There’s no question Republicans are doing all they can to suppress voting: the fewer votes cast, the better Republican chances. But that’s another story. We’re here to talk about your vote actually being counted.
Oregon elections are vote-by-mail. My ballot shows up in my mailbox. I complete it, sign it, put a stamp on the envelope and mail it back. In a day or two, I receive a text message or e-mail confirming my ballot has arrived at the election office. Later I receive another message telling me that my vote has been counted. Prior to repatriating back to Oregon, I voted by mail in California for twenty years.
Seventeen states have formally requested the Department of Homeland Security do risk assessments of their voting systems. With primary-election season here, DHS has so far completed nine. Homeland Security is also providing 33 state and 32 local election offices with cyber-scanning services to identify weaknesses in their networks. Collusion or not, there is no question that Russians infiltrated voting systems in the 2016 election; Russia attempted to hack into the election systems in 21 states. Two of those states — Alabama and Oklahoma — have not yet requested a DHS security review.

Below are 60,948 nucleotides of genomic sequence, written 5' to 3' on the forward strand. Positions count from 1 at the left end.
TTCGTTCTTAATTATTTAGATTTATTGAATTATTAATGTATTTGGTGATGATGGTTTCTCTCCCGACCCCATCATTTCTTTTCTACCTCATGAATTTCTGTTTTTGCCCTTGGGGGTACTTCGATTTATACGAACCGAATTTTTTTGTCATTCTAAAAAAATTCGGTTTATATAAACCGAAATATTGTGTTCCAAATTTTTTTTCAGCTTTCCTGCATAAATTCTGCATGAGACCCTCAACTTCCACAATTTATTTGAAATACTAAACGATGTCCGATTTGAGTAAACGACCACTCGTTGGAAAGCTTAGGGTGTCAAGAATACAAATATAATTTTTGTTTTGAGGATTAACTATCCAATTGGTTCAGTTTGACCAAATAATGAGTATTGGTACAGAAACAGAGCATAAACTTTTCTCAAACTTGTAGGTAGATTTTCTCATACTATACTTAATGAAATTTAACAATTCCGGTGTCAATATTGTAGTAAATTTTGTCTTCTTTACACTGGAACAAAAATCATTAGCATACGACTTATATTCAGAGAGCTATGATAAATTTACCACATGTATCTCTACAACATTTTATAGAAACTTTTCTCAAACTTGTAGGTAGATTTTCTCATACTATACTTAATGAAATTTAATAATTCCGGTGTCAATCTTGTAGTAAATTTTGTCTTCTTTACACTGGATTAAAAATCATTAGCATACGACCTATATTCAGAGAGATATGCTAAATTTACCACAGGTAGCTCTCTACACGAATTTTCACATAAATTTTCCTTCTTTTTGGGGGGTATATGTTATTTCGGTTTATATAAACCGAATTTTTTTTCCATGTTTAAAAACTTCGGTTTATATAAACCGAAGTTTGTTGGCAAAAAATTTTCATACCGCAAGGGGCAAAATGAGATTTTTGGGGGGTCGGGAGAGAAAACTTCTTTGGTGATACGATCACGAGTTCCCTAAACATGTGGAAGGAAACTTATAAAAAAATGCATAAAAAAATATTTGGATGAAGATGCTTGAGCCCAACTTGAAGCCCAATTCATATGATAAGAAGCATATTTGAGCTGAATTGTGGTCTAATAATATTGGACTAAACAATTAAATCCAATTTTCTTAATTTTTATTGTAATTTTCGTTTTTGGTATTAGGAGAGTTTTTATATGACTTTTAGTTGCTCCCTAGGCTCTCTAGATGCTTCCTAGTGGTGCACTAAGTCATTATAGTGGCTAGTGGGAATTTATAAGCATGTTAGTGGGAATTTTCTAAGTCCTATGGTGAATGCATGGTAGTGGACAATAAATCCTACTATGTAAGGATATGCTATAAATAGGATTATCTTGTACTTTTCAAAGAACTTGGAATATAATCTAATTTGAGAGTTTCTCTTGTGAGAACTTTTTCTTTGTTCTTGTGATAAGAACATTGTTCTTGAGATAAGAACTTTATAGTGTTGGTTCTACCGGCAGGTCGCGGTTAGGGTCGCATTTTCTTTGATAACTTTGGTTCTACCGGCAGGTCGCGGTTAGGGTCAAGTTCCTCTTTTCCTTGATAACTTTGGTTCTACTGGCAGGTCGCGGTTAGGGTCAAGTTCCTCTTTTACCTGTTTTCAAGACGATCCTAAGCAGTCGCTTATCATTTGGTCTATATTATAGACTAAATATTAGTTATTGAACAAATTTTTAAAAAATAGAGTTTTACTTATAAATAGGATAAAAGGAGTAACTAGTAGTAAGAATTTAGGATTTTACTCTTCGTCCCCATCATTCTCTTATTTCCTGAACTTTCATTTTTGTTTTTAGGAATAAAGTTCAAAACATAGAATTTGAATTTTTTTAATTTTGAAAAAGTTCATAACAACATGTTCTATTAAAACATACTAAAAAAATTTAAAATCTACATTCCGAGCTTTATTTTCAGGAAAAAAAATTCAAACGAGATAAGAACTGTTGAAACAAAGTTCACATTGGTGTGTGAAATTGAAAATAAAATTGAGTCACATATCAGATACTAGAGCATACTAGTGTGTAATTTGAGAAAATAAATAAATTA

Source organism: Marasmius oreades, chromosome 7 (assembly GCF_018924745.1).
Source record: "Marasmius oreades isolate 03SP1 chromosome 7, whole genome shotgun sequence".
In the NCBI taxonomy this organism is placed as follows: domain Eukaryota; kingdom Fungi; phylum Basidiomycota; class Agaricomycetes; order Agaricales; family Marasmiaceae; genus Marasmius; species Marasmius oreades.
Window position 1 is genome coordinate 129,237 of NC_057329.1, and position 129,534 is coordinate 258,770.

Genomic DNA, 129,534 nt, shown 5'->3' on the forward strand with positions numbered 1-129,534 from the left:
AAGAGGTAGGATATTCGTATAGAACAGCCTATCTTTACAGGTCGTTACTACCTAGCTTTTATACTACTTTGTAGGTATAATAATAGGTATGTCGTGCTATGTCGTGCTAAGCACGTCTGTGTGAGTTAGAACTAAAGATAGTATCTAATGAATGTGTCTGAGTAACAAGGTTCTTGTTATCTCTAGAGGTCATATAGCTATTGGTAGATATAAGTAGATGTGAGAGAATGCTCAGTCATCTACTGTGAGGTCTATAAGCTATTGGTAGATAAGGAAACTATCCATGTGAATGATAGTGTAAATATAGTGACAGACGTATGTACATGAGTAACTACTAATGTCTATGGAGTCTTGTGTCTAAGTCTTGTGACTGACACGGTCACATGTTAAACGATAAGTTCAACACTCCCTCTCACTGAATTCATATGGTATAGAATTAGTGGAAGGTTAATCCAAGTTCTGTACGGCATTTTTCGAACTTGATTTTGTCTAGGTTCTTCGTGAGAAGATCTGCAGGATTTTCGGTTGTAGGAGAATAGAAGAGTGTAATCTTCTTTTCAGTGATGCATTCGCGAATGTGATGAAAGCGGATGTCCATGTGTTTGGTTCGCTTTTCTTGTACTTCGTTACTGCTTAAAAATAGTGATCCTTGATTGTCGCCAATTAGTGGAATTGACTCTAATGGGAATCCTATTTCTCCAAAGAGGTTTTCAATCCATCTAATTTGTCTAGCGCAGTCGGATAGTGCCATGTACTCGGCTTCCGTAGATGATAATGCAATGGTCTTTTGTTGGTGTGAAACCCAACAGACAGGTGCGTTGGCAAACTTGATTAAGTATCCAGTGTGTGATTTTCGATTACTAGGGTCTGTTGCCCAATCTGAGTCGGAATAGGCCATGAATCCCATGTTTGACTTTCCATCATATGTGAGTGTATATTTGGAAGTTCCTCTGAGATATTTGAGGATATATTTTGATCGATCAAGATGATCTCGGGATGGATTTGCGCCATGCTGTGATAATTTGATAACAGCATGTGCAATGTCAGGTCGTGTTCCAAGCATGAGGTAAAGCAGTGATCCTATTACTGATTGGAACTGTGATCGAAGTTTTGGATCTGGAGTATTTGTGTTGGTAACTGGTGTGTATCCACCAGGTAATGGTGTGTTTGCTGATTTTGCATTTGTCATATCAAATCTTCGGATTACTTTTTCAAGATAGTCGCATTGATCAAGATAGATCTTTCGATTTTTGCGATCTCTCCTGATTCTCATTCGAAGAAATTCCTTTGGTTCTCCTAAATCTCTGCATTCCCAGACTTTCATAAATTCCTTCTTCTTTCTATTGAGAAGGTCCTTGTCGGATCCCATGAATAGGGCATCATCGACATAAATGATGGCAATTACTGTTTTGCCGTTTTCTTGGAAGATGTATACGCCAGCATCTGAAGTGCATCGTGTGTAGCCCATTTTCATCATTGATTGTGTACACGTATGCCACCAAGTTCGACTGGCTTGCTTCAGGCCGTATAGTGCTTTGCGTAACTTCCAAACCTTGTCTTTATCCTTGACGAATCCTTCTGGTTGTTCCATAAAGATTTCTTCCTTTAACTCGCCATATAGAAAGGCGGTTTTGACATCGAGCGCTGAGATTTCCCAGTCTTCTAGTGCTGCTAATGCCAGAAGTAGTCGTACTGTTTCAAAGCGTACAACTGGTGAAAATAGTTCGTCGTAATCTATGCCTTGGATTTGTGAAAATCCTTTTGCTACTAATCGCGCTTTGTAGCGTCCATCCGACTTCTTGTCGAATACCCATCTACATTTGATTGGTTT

We’ve come a long way since the punch-card debacle of the 2000 election. Unfortunately, the “new” electronic voting equipment since then is now old and susceptible to malfunctions and breakdowns, not to mention hacking. Some of the manufacturers of voting machines have gone out of business. Direct-recording-electronic voting machines – DREs – make it easy to cast a ballot, but do not provide a paper record of voter choices. Even slot machines in gambling casinos keep better information.
Hacking is not just breaking into voting-system hardware. Precincts transmitting election data via Internet or even modem are also vulnerable.
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